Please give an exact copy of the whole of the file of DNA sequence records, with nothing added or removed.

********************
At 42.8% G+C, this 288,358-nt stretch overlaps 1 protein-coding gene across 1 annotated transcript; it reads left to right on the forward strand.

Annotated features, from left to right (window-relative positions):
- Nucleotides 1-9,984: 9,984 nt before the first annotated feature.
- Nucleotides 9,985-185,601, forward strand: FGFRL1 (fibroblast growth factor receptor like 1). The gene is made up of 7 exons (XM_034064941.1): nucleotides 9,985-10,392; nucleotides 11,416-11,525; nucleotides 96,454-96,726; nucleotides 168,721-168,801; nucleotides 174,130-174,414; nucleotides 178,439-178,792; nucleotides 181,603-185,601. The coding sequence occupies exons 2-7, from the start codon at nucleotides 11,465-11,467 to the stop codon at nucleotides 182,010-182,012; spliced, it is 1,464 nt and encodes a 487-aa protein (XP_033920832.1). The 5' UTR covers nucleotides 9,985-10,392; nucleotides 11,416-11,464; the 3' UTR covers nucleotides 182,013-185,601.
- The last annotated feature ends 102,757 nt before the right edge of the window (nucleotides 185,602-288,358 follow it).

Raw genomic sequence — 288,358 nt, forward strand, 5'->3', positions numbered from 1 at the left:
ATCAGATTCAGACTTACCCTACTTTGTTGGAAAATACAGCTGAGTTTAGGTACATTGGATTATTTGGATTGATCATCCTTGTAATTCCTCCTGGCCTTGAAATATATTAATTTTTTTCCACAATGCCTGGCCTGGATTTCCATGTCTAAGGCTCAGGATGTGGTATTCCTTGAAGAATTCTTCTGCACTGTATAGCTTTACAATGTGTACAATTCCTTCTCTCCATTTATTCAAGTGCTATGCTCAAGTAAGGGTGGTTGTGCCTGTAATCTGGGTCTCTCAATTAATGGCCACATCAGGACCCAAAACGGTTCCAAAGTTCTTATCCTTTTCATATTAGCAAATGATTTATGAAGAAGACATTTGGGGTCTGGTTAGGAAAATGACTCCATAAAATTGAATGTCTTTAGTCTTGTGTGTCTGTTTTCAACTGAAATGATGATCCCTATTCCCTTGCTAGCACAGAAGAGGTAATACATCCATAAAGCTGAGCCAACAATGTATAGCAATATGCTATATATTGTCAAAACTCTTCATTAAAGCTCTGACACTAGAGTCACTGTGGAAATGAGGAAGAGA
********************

At 42.8% G+C, this 288,358-nt stretch overlaps 1 protein-coding gene across 1 annotated transcript; it reads left to right on the forward strand.

Annotated features, from left to right (window-relative positions):
- Nucleotides 1-9,984: 9,984 nt before the first annotated feature.
- Nucleotides 9,985-185,601, forward strand: FGFRL1 (fibroblast growth factor receptor like 1). The gene is made up of 7 exons (XM_034064941.1): nucleotides 9,985-10,392; nucleotides 11,416-11,525; nucleotides 96,454-96,726; nucleotides 168,721-168,801; nucleotides 174,130-174,414; nucleotides 178,439-178,792; nucleotides 181,603-185,601. The coding sequence occupies exons 2-7, from the start codon at nucleotides 11,465-11,467 to the stop codon at nucleotides 182,010-182,012; spliced, it is 1,464 nt and encodes a 487-aa protein (XP_033920832.1). The 5' UTR covers nucleotides 9,985-10,392; nucleotides 11,416-11,464; the 3' UTR covers nucleotides 182,013-185,601.
- The last annotated feature ends 102,757 nt before the right edge of the window (nucleotides 185,602-288,358 follow it).

Raw genomic sequence — 288,358 nt, forward strand, 5'->3', positions numbered from 1 at the left:
ATCAGATTCAGACTTACCCTACTTTGTTGGAAAATACAGCTGAGTTTAGGTACATTGGATTATTTGGATTGATCATCCTTGTAATTCCTCCTGGCCTTGAAATATATTAATTTTTTTCCACAATGCCTGGCCTGGATTTCCATGTCTAAGGCTCAGGATGTGGTATTCCTTGAAGAATTCTTCTGCACTGTATAGCTTTACAATGTGTACAATTCCTTCTCTCCATTTATTCAAGTGCTATGCTCAAGTAAGGGTGGTTGTGCCTGTAATCTGGGTCTCTCAATTAATGGCCACATCAGGACCCAAAACGGTTCCAAAGTTCTTATCCTTTTCATATTAGCAAATGATTTATGAAGAAGACATTTGGGGTCTGGTTAGGAAAATGACTCCATAAAATTGAATGTCTTTAGTCTTGTGTGTCTGTTTTCAACTGAAATGATGATCCCTATTCCCTTGCTAGCACAGAAGAGGTAATACATCCATAAAGCTGAGCCAACAATGTATAGCAATATGCTATATATTGTCAAAACTCTTCATTAAAGCTCTGACACTAGAGTCACTGTGGAAATGAGGAAGAGA